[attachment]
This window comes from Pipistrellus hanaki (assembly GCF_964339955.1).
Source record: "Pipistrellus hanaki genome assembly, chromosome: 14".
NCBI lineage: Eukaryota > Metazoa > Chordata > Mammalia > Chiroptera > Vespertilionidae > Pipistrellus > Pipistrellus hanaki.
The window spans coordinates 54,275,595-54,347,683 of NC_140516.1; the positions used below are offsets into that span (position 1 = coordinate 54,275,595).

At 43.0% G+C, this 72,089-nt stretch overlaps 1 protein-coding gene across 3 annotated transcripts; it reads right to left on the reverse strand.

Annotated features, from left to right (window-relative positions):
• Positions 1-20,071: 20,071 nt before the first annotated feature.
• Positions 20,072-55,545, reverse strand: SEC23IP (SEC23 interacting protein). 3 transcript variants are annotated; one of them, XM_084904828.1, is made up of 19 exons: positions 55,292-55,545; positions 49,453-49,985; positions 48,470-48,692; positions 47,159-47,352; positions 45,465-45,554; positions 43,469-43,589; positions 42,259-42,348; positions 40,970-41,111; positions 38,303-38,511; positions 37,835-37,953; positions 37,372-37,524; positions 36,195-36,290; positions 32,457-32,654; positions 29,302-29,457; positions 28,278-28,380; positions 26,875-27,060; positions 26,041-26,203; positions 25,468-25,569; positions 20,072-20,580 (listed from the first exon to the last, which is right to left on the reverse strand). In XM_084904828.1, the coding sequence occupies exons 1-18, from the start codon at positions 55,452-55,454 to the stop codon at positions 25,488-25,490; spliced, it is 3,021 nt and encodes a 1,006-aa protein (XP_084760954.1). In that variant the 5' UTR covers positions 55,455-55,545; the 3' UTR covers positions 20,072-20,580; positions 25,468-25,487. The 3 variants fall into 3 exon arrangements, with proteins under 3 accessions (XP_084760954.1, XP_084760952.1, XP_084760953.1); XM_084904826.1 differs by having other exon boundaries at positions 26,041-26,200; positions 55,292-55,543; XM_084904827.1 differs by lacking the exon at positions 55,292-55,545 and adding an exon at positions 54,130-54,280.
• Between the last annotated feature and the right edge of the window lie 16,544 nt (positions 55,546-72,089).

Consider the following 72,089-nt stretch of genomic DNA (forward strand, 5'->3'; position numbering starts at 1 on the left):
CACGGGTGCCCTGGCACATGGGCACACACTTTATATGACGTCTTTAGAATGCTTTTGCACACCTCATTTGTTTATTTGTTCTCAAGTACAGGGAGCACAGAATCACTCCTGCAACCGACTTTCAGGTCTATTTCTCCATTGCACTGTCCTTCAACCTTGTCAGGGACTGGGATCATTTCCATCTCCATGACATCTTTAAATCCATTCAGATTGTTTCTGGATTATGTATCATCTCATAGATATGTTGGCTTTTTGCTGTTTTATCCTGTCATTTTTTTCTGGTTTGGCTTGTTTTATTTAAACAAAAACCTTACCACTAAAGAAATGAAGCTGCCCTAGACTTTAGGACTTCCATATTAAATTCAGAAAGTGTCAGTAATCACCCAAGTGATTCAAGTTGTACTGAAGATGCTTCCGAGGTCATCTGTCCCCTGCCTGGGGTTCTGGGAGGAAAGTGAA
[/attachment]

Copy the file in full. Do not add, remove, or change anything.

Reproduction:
This window comes from Pipistrellus hanaki (assembly GCF_964339955.1).
Source record: "Pipistrellus hanaki genome assembly, chromosome: 14".
NCBI lineage: Eukaryota > Metazoa > Chordata > Mammalia > Chiroptera > Vespertilionidae > Pipistrellus > Pipistrellus hanaki.
The window spans coordinates 54,275,595-54,347,683 of NC_140516.1; the positions used below are offsets into that span (position 1 = coordinate 54,275,595).

At 43.0% G+C, this 72,089-nt stretch overlaps 1 protein-coding gene across 3 annotated transcripts; it reads right to left on the reverse strand.

Annotated features, from left to right (window-relative positions):
• Positions 1-20,071: 20,071 nt before the first annotated feature.
• Positions 20,072-55,545, reverse strand: SEC23IP (SEC23 interacting protein). 3 transcript variants are annotated; one of them, XM_084904828.1, is made up of 19 exons: positions 55,292-55,545; positions 49,453-49,985; positions 48,470-48,692; positions 47,159-47,352; positions 45,465-45,554; positions 43,469-43,589; positions 42,259-42,348; positions 40,970-41,111; positions 38,303-38,511; positions 37,835-37,953; positions 37,372-37,524; positions 36,195-36,290; positions 32,457-32,654; positions 29,302-29,457; positions 28,278-28,380; positions 26,875-27,060; positions 26,041-26,203; positions 25,468-25,569; positions 20,072-20,580 (listed from the first exon to the last, which is right to left on the reverse strand). In XM_084904828.1, the coding sequence occupies exons 1-18, from the start codon at positions 55,452-55,454 to the stop codon at positions 25,488-25,490; spliced, it is 3,021 nt and encodes a 1,006-aa protein (XP_084760954.1). In that variant the 5' UTR covers positions 55,455-55,545; the 3' UTR covers positions 20,072-20,580; positions 25,468-25,487. The 3 variants fall into 3 exon arrangements, with proteins under 3 accessions (XP_084760954.1, XP_084760952.1, XP_084760953.1); XM_084904826.1 differs by having other exon boundaries at positions 26,041-26,200; positions 55,292-55,543; XM_084904827.1 differs by lacking the exon at positions 55,292-55,545 and adding an exon at positions 54,130-54,280.
• Between the last annotated feature and the right edge of the window lie 16,544 nt (positions 55,546-72,089).

Consider the following 72,089-nt stretch of genomic DNA (forward strand, 5'->3'; position numbering starts at 1 on the left):
CACGGGTGCCCTGGCACATGGGCACACACTTTATATGACGTCTTTAGAATGCTTTTGCACACCTCATTTGTTTATTTGTTCTCAAGTACAGGGAGCACAGAATCACTCCTGCAACCGACTTTCAGGTCTATTTCTCCATTGCACTGTCCTTCAACCTTGTCAGGGACTGGGATCATTTCCATCTCCATGACATCTTTAAATCCATTCAGATTGTTTCTGGATTATGTATCATCTCATAGATATGTTGGCTTTTTGCTGTTTTATCCTGTCATTTTTTTCTGGTTTGGCTTGTTTTATTTAAACAAAAACCTTACCACTAAAGAAATGAAGCTGCCCTAGACTTTAGGACTTCCATATTAAATTCAGAAAGTGTCAGTAATCACCCAAGTGATTCAAGTTGTACTGAAGATGCTTCCGAGGTCATCTGTCCCCTGCCTGGGGTTCTGGGAGGAAAGTGAA